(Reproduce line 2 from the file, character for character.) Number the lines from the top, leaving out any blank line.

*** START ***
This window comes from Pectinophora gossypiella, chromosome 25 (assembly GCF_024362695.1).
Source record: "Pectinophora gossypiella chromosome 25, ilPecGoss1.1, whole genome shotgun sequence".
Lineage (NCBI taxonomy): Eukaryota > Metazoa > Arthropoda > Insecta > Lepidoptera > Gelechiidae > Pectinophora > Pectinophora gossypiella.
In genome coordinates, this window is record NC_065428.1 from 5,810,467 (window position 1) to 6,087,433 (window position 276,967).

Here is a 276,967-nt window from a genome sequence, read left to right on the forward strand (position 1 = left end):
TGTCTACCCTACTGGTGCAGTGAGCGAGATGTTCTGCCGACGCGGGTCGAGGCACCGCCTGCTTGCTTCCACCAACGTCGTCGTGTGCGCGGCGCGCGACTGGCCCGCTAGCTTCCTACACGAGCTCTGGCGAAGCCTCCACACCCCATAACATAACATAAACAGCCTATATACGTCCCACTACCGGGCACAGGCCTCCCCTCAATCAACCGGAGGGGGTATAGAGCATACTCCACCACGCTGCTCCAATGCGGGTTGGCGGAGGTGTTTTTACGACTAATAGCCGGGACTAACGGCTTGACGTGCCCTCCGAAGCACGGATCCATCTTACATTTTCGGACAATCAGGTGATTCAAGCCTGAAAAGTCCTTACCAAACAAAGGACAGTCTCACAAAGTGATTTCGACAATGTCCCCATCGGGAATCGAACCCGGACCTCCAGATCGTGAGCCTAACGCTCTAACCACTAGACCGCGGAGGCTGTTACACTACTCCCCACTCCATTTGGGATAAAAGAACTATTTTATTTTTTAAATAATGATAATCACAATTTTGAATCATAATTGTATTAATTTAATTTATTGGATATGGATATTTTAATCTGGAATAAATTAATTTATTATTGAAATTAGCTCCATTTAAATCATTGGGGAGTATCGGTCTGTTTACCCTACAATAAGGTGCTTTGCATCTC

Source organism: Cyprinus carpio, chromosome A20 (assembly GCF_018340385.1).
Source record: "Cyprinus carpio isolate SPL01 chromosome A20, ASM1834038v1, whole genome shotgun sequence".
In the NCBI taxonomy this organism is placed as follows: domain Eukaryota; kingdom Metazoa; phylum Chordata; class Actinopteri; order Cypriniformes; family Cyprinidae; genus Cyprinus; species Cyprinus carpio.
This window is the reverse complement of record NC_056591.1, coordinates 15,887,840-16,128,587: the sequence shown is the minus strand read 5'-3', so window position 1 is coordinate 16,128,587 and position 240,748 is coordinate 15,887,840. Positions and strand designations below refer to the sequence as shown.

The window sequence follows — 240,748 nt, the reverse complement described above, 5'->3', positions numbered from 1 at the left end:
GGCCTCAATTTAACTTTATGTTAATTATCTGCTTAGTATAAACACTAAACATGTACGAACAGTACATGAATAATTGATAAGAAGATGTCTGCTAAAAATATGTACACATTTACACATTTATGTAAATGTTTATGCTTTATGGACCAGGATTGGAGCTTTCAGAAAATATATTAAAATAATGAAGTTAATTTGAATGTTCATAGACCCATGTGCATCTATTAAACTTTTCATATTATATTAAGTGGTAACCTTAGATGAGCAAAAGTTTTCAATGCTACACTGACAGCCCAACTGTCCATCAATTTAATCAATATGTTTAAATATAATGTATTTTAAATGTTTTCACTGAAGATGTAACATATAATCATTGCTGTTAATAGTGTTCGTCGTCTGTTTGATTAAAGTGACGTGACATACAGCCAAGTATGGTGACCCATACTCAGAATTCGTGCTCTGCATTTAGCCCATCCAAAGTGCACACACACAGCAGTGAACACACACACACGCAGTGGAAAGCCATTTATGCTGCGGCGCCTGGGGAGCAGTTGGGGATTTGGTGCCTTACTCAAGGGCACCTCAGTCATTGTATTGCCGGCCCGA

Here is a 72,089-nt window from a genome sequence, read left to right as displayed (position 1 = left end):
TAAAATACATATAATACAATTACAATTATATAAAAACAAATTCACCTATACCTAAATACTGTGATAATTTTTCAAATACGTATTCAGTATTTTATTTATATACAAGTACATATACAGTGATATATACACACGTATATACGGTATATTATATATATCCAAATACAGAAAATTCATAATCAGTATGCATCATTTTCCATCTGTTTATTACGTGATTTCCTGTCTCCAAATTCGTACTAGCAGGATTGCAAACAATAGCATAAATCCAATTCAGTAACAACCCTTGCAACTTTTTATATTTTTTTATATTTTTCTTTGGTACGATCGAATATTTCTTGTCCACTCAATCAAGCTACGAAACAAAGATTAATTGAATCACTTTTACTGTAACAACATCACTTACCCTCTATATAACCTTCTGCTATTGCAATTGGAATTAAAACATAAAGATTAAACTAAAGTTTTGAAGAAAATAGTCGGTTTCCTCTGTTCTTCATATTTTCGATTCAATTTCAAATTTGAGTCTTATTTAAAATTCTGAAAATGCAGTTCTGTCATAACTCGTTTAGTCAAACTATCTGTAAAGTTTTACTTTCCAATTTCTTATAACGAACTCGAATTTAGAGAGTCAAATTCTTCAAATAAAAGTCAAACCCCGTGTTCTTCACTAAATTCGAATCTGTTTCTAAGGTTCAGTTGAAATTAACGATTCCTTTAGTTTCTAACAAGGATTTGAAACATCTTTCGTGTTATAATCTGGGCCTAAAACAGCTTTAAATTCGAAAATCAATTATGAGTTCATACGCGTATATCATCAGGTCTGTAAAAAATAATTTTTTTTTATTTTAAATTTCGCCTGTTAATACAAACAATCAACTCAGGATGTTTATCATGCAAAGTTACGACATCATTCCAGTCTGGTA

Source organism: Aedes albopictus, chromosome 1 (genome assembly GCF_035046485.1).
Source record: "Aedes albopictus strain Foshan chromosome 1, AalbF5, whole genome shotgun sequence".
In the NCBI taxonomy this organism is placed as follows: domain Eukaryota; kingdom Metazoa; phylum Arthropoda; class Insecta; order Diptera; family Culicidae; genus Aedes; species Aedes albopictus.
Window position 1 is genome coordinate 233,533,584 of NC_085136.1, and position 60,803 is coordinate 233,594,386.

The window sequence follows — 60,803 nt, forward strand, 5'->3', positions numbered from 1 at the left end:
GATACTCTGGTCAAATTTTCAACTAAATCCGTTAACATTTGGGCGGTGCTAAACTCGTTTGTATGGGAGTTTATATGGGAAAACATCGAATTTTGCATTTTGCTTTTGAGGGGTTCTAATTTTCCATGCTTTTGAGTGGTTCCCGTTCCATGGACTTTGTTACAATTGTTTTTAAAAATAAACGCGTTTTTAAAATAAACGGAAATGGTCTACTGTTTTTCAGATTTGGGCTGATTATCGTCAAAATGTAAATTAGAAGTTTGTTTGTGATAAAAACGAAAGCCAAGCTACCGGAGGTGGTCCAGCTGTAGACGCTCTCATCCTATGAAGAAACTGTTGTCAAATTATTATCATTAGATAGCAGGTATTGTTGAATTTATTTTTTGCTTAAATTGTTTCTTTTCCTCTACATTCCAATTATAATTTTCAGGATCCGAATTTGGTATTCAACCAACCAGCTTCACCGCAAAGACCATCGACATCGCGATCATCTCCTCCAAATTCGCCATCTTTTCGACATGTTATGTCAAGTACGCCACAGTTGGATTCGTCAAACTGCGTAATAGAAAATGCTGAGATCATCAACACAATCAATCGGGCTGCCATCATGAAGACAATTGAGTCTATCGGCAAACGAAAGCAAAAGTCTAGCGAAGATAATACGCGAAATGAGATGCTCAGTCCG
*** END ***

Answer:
Source record: "Pectinophora gossypiella chromosome 25, ilPecGoss1.1, whole genome shotgun sequence".